UNM expects to preserve the historic east-side sanctuary and tower, remodeling the structure into a high-tech home for The Jungle.
It’s unclear, however, what will happen with the two-story west wing, which UNM expected to turn into a new bioscience center with wet labs and offices for startup companies.
California-based HatchSpaces LLC – which specializes in building research and development facilities for bioscience companies – signed a lease for the west wing early this summer to build out and manage the new biotechnology lab.
But the company unexpectedly terminated its lease on Aug. 17, throwing the west-wing conversion into doubt, said UNM Real Estate Director Tom Neale.
“HatchSpaces determined that the cost to renovate and convert it into a bioscience lab proved too risky in terms of leasing the space to individual companies,” Neale told the Journal. “But that doesn’t mean that part of the church building isn’t viable for other business endeavors. The old school could become part of The Jungle.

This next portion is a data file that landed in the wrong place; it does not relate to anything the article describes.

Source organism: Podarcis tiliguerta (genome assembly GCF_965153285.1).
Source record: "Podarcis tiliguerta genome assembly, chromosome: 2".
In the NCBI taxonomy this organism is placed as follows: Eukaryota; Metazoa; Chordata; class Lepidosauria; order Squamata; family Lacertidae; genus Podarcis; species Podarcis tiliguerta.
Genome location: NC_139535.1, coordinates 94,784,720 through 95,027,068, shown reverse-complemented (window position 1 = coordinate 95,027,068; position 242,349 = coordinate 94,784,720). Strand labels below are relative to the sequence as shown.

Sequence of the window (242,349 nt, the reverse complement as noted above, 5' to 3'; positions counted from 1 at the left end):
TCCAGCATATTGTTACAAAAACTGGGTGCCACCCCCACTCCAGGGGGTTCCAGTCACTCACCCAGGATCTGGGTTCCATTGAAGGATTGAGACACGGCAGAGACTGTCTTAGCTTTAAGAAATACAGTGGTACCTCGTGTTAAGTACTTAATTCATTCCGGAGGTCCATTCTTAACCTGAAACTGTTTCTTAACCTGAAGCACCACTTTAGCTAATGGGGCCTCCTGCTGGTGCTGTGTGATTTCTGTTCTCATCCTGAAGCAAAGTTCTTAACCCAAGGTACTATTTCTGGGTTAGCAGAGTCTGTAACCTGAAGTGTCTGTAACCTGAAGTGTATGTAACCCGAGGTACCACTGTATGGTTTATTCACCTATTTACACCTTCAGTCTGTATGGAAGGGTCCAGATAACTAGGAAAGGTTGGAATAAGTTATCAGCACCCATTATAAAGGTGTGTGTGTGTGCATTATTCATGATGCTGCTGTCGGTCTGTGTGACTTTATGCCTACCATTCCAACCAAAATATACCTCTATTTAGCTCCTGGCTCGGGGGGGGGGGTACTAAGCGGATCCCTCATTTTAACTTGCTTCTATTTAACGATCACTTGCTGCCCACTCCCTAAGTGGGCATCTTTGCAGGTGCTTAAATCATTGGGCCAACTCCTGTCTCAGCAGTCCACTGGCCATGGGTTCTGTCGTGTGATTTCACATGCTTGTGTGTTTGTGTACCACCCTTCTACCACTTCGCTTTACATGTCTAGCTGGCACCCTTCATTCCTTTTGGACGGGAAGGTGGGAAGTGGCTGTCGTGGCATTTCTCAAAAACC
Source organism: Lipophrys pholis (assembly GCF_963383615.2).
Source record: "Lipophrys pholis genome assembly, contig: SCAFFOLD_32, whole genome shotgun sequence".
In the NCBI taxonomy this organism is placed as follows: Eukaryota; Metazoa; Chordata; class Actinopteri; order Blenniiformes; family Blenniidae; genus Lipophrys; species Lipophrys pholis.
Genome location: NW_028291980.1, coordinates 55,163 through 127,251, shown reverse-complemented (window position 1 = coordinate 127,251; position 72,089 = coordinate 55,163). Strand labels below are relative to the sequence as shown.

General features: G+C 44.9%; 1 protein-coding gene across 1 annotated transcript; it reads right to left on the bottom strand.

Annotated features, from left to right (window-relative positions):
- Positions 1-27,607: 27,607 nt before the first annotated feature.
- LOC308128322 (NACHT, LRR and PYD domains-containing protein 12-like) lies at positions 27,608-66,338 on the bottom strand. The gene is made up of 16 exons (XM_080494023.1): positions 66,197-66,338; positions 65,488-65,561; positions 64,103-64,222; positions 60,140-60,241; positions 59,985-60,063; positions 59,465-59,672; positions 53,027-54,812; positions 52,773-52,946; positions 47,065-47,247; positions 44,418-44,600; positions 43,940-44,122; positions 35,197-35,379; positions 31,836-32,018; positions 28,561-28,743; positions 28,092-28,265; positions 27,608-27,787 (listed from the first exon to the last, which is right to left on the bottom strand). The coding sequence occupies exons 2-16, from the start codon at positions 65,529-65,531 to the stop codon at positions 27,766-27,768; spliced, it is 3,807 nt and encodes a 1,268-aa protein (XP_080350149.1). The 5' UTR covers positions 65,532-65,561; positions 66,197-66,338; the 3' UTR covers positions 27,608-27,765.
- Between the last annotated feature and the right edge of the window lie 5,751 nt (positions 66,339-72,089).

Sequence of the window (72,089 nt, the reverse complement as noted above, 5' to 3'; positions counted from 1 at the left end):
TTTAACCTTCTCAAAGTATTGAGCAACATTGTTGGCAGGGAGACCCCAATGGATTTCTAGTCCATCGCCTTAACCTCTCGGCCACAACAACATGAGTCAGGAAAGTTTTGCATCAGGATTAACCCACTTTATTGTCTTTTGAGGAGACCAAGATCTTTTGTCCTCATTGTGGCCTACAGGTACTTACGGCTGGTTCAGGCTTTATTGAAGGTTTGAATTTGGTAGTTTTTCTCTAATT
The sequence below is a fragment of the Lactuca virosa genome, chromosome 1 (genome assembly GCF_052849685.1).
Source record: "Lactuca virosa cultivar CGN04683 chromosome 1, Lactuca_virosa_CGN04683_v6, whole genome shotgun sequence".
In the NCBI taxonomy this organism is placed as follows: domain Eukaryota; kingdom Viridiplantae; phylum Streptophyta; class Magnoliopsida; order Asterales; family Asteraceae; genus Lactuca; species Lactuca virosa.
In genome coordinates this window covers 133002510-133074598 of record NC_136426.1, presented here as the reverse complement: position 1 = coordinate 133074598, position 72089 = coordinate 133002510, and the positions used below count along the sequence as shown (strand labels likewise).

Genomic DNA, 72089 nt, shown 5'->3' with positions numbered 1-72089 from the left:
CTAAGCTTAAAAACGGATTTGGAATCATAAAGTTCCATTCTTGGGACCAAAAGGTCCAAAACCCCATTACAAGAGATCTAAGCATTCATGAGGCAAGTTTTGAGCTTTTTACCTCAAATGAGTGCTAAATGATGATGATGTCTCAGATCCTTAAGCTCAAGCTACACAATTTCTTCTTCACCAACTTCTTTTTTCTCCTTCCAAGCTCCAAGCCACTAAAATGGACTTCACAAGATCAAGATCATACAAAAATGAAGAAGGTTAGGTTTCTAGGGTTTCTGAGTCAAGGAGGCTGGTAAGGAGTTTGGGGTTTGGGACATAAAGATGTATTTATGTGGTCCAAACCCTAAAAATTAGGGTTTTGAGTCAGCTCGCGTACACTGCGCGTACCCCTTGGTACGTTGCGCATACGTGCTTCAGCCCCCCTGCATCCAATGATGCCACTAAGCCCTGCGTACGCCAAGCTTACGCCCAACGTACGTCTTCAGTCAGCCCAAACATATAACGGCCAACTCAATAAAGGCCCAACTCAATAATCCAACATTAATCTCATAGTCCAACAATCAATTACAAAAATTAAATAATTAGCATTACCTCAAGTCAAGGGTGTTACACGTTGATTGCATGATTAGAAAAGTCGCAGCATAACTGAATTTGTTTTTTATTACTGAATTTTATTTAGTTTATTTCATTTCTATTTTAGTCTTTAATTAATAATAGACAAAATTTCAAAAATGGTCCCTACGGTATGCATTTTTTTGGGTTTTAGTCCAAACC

“We’re keeping our options open,” Kuuttila said. “We’d still like to pursue the west wing as a bioscience center, but it could also become part of the digital arts facility we’re planning.”
Think Meow Wolf
UNM pulled Kadlubek into its creative technologies project in March to tap into his knowledge and experience in redesigning existing spaces into modern, high-tech venues that appeal to younger generations as the metaverse – or the emerging concept of comprehensive online immersion for everyday work and life – develops into a future foundation for enhanced human interaction.